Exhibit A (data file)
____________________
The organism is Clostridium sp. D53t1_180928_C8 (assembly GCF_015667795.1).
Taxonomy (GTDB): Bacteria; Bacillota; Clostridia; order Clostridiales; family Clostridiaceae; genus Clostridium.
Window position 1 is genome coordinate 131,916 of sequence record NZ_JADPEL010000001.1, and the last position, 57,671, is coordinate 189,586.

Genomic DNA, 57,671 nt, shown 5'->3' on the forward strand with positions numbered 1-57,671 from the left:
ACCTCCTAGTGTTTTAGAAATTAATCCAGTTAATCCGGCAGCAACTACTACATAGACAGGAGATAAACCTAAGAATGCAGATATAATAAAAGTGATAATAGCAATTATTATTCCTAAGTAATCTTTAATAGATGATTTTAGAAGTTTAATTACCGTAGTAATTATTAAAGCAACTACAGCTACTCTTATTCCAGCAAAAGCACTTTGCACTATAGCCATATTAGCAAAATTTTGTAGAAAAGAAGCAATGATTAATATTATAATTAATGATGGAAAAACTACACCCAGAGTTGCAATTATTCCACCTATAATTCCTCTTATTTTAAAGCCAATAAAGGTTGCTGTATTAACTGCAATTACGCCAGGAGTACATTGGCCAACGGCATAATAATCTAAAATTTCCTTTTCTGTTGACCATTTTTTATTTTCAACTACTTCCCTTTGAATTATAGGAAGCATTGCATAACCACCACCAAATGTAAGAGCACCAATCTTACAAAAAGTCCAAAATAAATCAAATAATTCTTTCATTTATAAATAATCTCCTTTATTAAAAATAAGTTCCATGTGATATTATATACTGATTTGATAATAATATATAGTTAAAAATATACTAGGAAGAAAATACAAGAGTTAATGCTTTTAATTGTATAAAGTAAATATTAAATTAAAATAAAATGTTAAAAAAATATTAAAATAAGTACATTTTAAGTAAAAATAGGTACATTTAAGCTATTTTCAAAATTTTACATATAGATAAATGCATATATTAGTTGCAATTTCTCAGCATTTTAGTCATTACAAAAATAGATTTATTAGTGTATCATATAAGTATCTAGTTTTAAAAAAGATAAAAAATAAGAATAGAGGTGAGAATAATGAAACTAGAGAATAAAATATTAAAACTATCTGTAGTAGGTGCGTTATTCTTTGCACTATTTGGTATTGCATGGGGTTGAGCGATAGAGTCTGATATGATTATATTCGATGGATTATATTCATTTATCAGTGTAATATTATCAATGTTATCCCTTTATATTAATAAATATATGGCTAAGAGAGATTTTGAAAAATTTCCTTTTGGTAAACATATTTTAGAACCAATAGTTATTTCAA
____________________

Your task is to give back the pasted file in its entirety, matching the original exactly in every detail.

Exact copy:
The organism is Clostridium sp. D53t1_180928_C8 (assembly GCF_015667795.1).
Taxonomy (GTDB): Bacteria; Bacillota; Clostridia; order Clostridiales; family Clostridiaceae; genus Clostridium.
Window position 1 is genome coordinate 131,916 of sequence record NZ_JADPEL010000001.1, and the last position, 57,671, is coordinate 189,586.

Genomic DNA, 57,671 nt, shown 5'->3' on the forward strand with positions numbered 1-57,671 from the left:
ACCTCCTAGTGTTTTAGAAATTAATCCAGTTAATCCGGCAGCAACTACTACATAGACAGGAGATAAACCTAAGAATGCAGATATAATAAAAGTGATAATAGCAATTATTATTCCTAAGTAATCTTTAATAGATGATTTTAGAAGTTTAATTACCGTAGTAATTATTAAAGCAACTACAGCTACTCTTATTCCAGCAAAAGCACTTTGCACTATAGCCATATTAGCAAAATTTTGTAGAAAAGAAGCAATGATTAATATTATAATTAATGATGGAAAAACTACACCCAGAGTTGCAATTATTCCACCTATAATTCCTCTTATTTTAAAGCCAATAAAGGTTGCTGTATTAACTGCAATTACGCCAGGAGTACATTGGCCAACGGCATAATAATCTAAAATTTCCTTTTCTGTTGACCATTTTTTATTTTCAACTACTTCCCTTTGAATTATAGGAAGCATTGCATAACCACCACCAAATGTAAGAGCACCAATCTTACAAAAAGTCCAAAATAAATCAAATAATTCTTTCATTTATAAATAATCTCCTTTATTAAAAATAAGTTCCATGTGATATTATATACTGATTTGATAATAATATATAGTTAAAAATATACTAGGAAGAAAATACAAGAGTTAATGCTTTTAATTGTATAAAGTAAATATTAAATTAAAATAAAATGTTAAAAAAATATTAAAATAAGTACATTTTAAGTAAAAATAGGTACATTTAAGCTATTTTCAAAATTTTACATATAGATAAATGCATATATTAGTTGCAATTTCTCAGCATTTTAGTCATTACAAAAATAGATTTATTAGTGTATCATATAAGTATCTAGTTTTAAAAAAGATAAAAAATAAGAATAGAGGTGAGAATAATGAAACTAGAGAATAAAATATTAAAACTATCTGTAGTAGGTGCGTTATTCTTTGCACTATTTGGTATTGCATGGGGTTGAGCGATAGAGTCTGATATGATTATATTCGATGGATTATATTCATTTATCAGTGTAATATTATCAATGTTATCCCTTTATATTAATAAATATATGGCTAAGAGAGATTTTGAAAAATTTCCTTTTGGTAAACATATTTTAGAACCAATAGTTATTTCAA